Build a Rain Garden

There's a new garden in town. It is (mostly) easy to install, looks good year-round, requires almost no maintenance and has a terrifically upbeat impact on the environment. No wonder rain gardens are such a great new gardening trend!

Storm water runoff can be a big problem in summer during heavy thunderstorms. As the water rushes across roofs and driveways, it picks up oil and other pollutants. Municipal storm water treatment plants often can’t handle the deluge of water, and in many locations the untreated water ends up in natural waterways. The EPA estimates as much as 70 percent of the pollution in our streams, rivers, and lakes is carried there by storm water! By taking responsibility for the rainwater that falls on your own roof and driveway, you'll be helping to protect our rivers, streams and lakes from stormwater pollution.

To reduce the excess water runoff, many towns are encouraging businesses and homeowners to install rain gardens in their yards. Rain gardens are specially constructed gardens located in low areas of a yard where storm water can collect. The idea is to have the water naturally funnel to this garden. The rain garden collects water runoff and stores and filters it until it can be slowly absorbed by the soil. Rather than rushing off into a storm sewer or a local waterway, the rainwater can collect in a garden where it will be naturally filtered by plants and soil.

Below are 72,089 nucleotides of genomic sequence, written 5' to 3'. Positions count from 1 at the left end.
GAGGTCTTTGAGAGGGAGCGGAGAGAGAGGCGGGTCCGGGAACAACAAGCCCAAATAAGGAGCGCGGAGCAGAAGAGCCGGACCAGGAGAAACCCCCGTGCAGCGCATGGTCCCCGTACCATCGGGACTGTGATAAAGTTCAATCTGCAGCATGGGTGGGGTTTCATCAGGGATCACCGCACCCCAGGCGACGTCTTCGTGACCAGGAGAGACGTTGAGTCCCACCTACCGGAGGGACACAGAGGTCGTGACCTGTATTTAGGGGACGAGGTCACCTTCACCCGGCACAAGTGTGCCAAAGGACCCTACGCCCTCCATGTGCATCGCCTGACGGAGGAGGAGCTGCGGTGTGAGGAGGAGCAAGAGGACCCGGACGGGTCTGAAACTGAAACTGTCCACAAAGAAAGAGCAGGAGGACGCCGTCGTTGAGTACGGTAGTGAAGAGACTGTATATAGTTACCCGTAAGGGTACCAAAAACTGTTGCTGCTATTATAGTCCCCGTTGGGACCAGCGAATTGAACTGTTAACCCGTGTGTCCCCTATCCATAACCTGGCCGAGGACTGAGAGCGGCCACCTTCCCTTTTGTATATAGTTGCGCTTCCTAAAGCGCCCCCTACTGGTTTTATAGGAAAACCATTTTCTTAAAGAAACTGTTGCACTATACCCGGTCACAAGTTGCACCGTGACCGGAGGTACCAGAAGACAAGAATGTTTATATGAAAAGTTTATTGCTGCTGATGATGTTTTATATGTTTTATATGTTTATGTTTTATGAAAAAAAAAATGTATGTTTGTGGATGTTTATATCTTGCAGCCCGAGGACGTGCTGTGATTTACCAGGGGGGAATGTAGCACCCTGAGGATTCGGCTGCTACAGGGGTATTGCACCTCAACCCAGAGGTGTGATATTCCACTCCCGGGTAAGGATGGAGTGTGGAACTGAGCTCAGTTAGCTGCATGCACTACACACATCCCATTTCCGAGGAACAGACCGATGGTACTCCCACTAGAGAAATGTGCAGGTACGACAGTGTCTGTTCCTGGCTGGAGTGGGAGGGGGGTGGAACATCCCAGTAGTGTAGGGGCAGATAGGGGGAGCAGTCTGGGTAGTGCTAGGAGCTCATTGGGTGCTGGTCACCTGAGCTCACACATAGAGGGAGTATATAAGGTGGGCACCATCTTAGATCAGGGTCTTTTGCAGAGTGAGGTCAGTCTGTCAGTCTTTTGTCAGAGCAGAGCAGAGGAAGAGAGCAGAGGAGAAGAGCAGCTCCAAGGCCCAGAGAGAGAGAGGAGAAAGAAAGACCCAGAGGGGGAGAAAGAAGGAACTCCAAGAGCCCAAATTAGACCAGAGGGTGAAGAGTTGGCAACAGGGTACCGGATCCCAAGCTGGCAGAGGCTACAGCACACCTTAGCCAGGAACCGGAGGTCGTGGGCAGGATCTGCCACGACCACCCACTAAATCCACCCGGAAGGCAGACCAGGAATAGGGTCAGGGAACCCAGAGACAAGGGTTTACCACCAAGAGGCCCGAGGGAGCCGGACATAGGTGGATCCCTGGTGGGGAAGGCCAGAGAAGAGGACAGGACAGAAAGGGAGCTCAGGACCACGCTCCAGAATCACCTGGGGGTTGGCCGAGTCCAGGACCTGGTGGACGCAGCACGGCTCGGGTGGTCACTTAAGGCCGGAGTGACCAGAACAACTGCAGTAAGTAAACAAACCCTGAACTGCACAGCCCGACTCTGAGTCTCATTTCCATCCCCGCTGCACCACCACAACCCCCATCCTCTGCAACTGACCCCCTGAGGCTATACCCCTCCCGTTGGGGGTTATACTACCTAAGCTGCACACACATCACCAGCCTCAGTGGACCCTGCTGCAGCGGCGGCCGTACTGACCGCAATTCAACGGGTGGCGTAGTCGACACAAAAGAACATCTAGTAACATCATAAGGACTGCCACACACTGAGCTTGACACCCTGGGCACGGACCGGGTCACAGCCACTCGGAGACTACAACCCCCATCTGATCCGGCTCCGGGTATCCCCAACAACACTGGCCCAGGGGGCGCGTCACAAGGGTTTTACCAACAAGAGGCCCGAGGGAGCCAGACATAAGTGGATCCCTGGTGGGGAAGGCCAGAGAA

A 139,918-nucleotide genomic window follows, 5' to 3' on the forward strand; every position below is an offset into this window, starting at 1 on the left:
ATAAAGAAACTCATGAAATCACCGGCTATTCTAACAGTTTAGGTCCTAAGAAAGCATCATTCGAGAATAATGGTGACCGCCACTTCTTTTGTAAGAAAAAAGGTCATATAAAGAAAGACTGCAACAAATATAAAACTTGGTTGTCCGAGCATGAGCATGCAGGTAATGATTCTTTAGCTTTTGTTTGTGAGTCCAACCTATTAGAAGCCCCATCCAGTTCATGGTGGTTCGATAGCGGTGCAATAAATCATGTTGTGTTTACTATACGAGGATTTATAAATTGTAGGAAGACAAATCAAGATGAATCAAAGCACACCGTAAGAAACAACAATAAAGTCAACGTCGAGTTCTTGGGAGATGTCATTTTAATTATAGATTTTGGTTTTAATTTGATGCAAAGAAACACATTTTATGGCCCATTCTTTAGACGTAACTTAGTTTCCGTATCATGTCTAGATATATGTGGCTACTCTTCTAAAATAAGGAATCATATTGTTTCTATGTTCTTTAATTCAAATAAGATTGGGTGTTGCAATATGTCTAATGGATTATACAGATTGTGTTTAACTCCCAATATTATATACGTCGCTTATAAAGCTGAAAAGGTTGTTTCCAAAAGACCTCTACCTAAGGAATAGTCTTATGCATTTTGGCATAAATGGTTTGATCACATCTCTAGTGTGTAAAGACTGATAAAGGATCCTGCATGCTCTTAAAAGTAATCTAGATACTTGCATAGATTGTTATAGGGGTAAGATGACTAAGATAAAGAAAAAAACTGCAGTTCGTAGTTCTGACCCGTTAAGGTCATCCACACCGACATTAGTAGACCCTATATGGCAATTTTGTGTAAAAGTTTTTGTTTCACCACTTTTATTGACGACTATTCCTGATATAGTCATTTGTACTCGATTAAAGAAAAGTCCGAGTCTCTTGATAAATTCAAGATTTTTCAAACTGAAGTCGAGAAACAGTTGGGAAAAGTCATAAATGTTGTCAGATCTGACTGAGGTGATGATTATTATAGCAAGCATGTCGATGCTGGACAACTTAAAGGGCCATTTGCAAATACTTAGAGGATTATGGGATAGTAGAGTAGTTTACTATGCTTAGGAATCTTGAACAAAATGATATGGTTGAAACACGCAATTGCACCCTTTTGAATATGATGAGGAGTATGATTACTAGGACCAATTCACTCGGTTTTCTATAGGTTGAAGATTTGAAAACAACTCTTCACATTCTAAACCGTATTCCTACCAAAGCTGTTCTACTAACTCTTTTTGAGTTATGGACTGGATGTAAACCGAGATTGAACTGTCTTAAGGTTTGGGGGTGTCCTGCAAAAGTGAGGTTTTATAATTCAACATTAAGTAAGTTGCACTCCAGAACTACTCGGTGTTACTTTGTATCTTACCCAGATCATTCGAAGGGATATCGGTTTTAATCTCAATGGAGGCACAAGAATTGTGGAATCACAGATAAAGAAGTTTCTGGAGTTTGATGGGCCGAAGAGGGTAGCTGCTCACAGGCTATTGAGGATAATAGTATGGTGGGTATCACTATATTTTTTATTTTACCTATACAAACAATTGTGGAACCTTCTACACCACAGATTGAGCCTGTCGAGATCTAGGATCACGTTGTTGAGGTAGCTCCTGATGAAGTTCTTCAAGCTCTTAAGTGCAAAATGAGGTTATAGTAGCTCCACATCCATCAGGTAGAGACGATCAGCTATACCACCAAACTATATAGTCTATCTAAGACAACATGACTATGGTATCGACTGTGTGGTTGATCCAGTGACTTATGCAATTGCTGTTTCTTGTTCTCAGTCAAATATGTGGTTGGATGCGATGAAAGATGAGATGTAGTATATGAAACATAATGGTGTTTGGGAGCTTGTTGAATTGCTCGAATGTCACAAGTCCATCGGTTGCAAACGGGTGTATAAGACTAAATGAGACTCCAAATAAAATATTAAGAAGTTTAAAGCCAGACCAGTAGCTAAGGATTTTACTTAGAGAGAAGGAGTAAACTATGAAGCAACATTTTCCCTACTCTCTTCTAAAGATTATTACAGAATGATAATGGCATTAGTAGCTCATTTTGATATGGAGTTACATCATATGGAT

Installing a rain garden is easy.

You simply dig a shallow depression in your yard and plant it with native grasses and wildflowers; things that are easy to grow and maintain in your area.



What makes a garden a rain garden?
First, the garden will be designed with a low spot in the middle to collect and absorb rain water and snow melt. This depression can range from a few inches in a small garden, to an excavated trough that's several feet deep. Second, rain gardens are usually located where they'll catch the runoff from impermeable surfaces like sidewalks and driveways, or from gutters and roof valleys. Third, rain gardens are usually planted with native wildflowers and grasses that will thrive in tough growing conditions. Finally, rain gardens are designed to channel heavy rains to another rain garden or to another part of the garden.

Your rain garden should be located at least 10 feet from the house. The garden’s size and location depends on the yard. The ideal situation would be to locate the garden in a natural depression. You also can funnel water from downspouts on gutters into the garden. The soil should be well drained so the water doesn’t sit in the garden for more than two days. A special “rain garden” soil mix of 50 to 60 percent sand, 20 to 30 percent topsoil, and 20 to 30 percent compost is recommended. You can dig this mixture into the soil to depth of 2 feet before planting.